How to Write a Competitor Comparison:

  1. Pick a popular competitor. This can be a direct or indirect competitor.
  2. Identify your unique value proposition compared to this competitor.
  3. Choose the features, performance metrics, or use cases that you want to compare. Ideally, choose the ones your ideal customer cares about most.
  4. Review the competitor product in comparison to yours. Be fair and honest to maintain your credibility.
  5. If you can, create a comparison table or infographic that’s easy to scan. Save the details for the body of the page.
  6. Write a conclusion that points to your product as the winner.

Use Cases

Your potential customers probably don’t know all the features of your product, and they honestly may not care that much. What they care about is solving the problem they have. This is where use case pages can help.

A use case is an explanation of how your product features can help a specific type of user. For example, we have different pages about:

Additionally, on most of our feature pages, we discuss specific use cases for each feature. You can write use cases based on needs, industry, customer type, and other variables.

Use cases help customers understand how all the different features can benefit them. They do this by creating a mental picture of what using the product might actually look like for that customer.

How to Write a Use Case:

  1. Choose one of your ideal customer profiles to focus on.
  2. Identify what benefits that customer needs the most and why.
  3. Select the product features that provide those benefits.
  4. Explain how each feature delivers the benefits your customer needs.
  5. Show how your product can help the customer.


Webinars are an excellent lead generation strategy at the bottom of the funnel. You can use webinars to educate your target audience and invite them to become your ideal customer.

There’s nothing better than seeing a product in action. Physical products can be shown off from different angles and in different situations. Digital products can be demonstrated live, or pre-recorded based on the most common questions and scenarios.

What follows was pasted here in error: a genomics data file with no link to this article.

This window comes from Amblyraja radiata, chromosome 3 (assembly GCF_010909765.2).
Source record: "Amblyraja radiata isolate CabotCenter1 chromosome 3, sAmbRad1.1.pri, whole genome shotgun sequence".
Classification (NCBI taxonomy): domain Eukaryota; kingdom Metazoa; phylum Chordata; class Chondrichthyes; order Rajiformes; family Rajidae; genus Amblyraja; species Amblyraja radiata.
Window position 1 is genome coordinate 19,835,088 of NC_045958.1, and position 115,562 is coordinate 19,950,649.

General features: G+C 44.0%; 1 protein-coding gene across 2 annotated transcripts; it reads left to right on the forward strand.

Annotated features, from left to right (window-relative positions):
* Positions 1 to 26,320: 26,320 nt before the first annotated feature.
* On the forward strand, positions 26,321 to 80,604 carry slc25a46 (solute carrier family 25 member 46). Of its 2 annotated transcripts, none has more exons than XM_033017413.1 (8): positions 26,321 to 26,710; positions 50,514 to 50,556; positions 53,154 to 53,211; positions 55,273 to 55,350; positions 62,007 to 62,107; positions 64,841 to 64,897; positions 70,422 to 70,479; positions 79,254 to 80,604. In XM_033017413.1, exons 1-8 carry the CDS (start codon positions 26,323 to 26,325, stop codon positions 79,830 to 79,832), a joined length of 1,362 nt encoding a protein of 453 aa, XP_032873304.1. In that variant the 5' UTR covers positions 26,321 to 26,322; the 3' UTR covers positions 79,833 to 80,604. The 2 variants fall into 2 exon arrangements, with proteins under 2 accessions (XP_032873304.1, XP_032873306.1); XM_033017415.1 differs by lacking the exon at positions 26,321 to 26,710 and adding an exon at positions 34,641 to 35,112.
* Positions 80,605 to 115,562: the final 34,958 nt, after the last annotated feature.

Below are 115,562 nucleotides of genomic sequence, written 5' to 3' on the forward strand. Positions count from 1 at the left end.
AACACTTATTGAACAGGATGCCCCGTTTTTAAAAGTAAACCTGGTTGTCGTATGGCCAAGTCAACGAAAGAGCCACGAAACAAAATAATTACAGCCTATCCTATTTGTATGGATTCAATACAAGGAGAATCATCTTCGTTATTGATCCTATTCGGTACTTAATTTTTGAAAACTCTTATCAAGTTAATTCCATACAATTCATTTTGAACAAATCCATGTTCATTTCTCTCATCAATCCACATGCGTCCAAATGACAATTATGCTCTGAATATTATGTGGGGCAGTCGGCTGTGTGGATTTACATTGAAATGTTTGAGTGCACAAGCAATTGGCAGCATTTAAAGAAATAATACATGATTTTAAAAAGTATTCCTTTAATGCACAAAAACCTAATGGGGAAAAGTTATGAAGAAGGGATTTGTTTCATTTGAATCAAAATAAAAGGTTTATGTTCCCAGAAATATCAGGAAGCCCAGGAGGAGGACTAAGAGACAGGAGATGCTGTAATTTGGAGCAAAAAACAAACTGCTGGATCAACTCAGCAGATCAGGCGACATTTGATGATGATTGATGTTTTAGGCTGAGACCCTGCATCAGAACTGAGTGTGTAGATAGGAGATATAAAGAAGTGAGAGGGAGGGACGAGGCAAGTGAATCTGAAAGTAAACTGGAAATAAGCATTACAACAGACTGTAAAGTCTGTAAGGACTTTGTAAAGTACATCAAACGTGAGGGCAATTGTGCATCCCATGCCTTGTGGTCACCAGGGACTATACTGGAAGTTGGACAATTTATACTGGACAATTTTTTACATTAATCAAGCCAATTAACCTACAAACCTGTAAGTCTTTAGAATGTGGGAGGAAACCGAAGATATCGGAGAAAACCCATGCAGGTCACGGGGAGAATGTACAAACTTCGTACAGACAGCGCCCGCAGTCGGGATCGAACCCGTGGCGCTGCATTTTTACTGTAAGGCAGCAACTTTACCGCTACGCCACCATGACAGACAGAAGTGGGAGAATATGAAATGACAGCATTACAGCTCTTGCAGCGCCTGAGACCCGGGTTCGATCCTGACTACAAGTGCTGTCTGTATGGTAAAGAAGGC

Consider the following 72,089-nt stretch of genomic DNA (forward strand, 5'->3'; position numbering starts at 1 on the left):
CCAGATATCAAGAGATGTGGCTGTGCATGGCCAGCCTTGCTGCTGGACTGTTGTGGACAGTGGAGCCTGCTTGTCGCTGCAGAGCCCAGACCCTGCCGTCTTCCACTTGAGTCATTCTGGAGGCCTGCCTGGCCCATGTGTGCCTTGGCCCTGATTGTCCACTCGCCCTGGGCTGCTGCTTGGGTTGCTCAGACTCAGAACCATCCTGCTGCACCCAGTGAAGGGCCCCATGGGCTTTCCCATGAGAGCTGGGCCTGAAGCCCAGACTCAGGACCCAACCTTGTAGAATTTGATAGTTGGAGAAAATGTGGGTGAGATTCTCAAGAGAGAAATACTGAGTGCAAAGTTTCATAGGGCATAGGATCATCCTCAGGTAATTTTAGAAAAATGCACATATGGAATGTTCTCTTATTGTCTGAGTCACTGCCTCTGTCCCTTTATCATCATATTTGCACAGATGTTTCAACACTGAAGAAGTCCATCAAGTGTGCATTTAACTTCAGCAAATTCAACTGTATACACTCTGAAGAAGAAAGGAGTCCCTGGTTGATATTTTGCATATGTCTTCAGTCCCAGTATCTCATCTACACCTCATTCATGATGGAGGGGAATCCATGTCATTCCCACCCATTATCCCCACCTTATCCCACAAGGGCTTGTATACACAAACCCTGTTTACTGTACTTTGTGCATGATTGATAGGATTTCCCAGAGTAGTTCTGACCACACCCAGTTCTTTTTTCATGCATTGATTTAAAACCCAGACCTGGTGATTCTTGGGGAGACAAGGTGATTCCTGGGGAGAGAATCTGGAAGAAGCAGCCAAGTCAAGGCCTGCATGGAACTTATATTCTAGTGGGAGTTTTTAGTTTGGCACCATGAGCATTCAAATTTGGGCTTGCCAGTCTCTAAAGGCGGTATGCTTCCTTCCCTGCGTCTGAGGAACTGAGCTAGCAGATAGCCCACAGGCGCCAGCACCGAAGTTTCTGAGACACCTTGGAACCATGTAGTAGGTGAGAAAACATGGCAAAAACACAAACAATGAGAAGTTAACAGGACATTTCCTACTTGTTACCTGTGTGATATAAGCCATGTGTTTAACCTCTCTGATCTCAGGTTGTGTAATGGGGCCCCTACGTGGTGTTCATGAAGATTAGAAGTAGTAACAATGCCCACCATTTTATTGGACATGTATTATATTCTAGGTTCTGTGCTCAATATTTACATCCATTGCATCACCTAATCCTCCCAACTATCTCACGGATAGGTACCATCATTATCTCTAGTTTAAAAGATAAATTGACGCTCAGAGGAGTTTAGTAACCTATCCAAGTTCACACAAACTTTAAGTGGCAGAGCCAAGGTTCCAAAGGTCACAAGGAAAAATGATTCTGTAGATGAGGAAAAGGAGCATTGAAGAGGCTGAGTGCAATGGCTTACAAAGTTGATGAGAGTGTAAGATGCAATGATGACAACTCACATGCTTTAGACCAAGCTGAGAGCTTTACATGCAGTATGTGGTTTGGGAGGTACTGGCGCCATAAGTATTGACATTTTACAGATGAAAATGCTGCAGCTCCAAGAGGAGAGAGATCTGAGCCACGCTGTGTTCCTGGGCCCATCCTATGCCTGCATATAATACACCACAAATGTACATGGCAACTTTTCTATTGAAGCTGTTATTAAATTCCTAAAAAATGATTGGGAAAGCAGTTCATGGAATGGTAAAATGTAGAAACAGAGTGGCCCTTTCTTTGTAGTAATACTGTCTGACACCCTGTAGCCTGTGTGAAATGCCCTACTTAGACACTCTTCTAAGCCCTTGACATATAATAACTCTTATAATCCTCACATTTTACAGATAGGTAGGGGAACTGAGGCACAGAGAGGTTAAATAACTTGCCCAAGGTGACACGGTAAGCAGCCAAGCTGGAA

Webinars offer the chance to interact with your sales team in a more engaging way than email or even live chat. This can build a stronger customer relationship before and after the sale.

How to Sell Anything With Webinars:

  1. Identify the solution you want to help customers with on the webinar. They’re not signing up for a sales pitch. They want to learn something and solve a problem.
  2. Focus on a single topic, not everything that your product or service could possibly do.
  3. Set a date and promote the webinar on your email list, sites like LinkedIn, and of course, on your own website.
  4. Set aside time for questions at the end or throughout the webinar. This is where the high-value interactions take place.
  5. Optionally, include special offers at the end of the webinar to thank participants for attending and motivate them to purchase.

Check out our free webinar about growing your email list fast!

Product Demo Videos

In addition to live webinars, consider making a video tutorial or demonstration. Customers often use YouTube as a search engine now, and video content often converts very well.

A customer who’s searching for “OptinMonster demo” or “SeedProd overview” already knows about your product and wants to see it in action before making a purchase decision. These high-intent searches are an excellent opportunity to show off your product’s features. You can demonstrate physical goods, SaaS products, or other digital downloads.

How to Make a Product Demo Video:

  1. Pick a process or feature to demonstrate. Search term traffic can help you identify popular terms that customers are interested in.
  2. Use a camera or screen-recording software to record yourself demonstrating the product. Make sure to mention the benefits as well as the features.

Pricing Page